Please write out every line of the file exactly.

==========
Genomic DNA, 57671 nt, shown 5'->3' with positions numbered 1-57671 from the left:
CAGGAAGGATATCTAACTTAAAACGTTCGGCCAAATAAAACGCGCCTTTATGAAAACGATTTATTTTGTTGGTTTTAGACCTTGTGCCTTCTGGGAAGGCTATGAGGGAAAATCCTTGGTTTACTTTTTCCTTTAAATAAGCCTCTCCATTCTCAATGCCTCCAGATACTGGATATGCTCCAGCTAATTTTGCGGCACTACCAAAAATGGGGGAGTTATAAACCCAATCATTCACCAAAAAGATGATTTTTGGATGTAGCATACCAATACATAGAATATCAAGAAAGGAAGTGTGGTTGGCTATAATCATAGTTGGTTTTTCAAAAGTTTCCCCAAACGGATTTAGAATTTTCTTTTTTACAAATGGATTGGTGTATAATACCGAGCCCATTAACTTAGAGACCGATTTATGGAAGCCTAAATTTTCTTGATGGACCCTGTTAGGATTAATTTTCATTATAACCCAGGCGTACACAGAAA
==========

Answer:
Genomic DNA, 57671 nt, shown 5'->3' with positions numbered 1-57671 from the left:
CAGGAAGGATATCTAACTTAAAACGTTCGGCCAAATAAAACGCGCCTTTATGAAAACGATTTATTTTGTTGGTTTTAGACCTTGTGCCTTCTGGGAAGGCTATGAGGGAAAATCCTTGGTTTACTTTTTCCTTTAAATAAGCCTCTCCATTCTCAATGCCTCCAGATACTGGATATGCTCCAGCTAATTTTGCGGCACTACCAAAAATGGGGGAGTTATAAACCCAATCATTCACCAAAAAGATGATTTTTGGATGTAGCATACCAATACATAGAATATCAAGAAAGGAAGTGTGGTTGGCTATAATCATAGTTGGTTTTTCAAAAGTTTCCCCAAACGGATTTAGAATTTTCTTTTTTACAAATGGATTGGTGTATAATACCGAGCCCATTAACTTAGAGACCGATTTATGGAAGCCTAAATTTTCTTGATGGACCCTGTTAGGATTAATTTTCATTATAACCCAGGCGTACACAGAAA